There's been so much, collectively, where we've had to adapt to a new way of doing life. Although this painting stemmed from a more simple adaptation, it seemed to fit, grand scale as I worked.
This painting started with a trip to the park to work on another painting titled, The Other Side of No.
I had packed up all my gear, and was set to enjoy a warm breezy afternoon at the park, hopefully coming close to finishing, The Other Side Of No.
But.. No.. I forgot the painting at home. It felt a bit ironic, yet I was fueled by being told "NO" at this time, which lead me to Adapt to being told No. I can sit and wallow over what is, or I can change what I'm doing.
I used this opportunity to just buy a new canvas. This is how Adapt came into existence.
What would I have done, if I didn't have the opportunity to just buy another canvas?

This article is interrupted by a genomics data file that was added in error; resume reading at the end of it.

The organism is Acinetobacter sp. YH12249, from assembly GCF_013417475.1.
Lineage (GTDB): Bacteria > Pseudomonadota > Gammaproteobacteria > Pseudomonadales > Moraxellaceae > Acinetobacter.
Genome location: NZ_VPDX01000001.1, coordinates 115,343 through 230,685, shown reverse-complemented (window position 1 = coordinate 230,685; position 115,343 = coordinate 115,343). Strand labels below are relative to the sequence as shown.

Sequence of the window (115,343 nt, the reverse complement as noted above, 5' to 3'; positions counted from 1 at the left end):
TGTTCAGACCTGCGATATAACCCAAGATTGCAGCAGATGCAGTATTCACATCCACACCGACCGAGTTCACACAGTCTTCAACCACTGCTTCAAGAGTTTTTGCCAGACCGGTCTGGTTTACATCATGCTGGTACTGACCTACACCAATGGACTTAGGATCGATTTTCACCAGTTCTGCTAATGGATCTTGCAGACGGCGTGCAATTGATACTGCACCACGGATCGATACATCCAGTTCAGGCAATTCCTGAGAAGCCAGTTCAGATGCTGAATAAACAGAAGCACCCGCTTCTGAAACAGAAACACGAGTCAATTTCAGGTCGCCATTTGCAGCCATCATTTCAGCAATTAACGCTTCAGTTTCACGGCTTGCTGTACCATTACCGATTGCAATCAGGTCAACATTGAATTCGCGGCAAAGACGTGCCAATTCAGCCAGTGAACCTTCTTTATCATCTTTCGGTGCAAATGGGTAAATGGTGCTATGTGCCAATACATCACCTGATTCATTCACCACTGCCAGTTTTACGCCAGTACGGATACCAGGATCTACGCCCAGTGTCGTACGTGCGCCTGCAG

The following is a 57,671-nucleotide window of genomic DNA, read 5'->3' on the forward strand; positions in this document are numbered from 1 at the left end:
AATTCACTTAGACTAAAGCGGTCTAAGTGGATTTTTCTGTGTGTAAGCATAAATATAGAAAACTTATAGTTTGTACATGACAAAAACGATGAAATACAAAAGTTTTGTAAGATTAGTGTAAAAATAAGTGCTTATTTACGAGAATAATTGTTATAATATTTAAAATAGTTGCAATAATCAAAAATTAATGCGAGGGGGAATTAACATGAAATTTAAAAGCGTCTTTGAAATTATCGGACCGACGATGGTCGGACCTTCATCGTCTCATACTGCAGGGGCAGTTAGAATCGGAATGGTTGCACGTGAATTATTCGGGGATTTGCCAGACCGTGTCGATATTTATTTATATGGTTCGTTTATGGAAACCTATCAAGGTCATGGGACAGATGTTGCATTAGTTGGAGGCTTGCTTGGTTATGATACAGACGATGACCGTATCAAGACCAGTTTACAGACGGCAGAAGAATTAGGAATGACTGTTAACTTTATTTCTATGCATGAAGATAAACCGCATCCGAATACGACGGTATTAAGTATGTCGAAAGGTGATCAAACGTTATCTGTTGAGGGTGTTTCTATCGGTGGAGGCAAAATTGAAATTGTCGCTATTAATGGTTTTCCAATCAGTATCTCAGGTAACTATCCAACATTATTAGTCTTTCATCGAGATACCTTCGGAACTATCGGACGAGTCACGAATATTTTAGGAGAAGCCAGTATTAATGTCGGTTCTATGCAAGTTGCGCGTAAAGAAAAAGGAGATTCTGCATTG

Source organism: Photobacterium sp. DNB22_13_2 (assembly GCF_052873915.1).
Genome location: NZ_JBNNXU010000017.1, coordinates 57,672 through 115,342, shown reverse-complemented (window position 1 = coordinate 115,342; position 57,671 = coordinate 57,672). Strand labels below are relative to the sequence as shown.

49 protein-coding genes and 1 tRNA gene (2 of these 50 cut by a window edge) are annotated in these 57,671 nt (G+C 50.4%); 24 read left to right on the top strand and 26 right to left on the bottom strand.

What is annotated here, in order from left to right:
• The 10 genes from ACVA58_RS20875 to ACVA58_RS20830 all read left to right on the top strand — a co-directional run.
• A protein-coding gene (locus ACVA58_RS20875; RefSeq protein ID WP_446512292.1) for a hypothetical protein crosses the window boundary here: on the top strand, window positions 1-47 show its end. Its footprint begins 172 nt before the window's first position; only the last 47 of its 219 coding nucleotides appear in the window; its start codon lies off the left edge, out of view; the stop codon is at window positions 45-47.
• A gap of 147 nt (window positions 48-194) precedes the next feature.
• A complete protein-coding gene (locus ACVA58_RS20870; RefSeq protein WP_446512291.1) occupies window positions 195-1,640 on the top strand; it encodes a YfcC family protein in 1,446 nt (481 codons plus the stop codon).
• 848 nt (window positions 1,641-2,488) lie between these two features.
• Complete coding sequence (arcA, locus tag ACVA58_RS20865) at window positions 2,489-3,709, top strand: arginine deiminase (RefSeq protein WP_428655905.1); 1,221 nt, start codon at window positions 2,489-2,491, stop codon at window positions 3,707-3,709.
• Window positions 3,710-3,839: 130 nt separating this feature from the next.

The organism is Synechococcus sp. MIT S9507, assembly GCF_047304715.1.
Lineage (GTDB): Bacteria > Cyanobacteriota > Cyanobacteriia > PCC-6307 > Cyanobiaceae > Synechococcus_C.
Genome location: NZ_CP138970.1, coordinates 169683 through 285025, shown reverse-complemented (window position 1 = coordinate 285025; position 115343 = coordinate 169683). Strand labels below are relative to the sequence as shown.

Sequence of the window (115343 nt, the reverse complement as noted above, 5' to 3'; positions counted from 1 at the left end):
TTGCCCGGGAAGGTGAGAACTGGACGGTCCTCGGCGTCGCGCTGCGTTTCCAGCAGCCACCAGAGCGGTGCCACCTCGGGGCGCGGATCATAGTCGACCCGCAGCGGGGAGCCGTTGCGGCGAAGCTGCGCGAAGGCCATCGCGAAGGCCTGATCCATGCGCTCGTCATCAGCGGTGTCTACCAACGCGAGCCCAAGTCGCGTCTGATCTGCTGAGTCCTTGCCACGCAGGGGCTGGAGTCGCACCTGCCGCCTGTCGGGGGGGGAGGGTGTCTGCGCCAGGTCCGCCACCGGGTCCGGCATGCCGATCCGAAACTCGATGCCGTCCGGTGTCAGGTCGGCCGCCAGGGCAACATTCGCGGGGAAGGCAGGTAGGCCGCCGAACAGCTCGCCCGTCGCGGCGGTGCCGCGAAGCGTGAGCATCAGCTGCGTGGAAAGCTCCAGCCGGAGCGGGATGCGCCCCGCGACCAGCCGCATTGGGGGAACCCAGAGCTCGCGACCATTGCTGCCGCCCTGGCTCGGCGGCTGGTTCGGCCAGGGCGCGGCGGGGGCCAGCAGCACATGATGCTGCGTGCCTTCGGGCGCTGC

Likely, I would have found rocks to paint on, or played with grass and leaves. Or took a walk, leaving my paints in their box, creating nothing.
How can we take the energy of Adapt a bit further in our lives when we are faced with great change, collectively and personally?
As I worked, I thought about how I first handled the news of Covid 19, and decided to come home from work for a while to observe in a safe space and assess the real dangers. During that time I lost my health insurance and a paycheck, but I had almost doubled my garden space. I used the time at home to be outside and work on growing my own food and medicine. I found a way to adapt to this abrupt change to my routine. It was good for my soul in many ways, that outweighed the losses I also felt.
We all had to adapt to our lives in that moment; financially, artistically and how we spent time with our loved ones and how we operate within our communities.
We are still here, adapting to what has happened to all of us.
This painting is a reminder of how capable we are of adapting to change. How resilient we are, no matter how trivial or extreme our situation may be.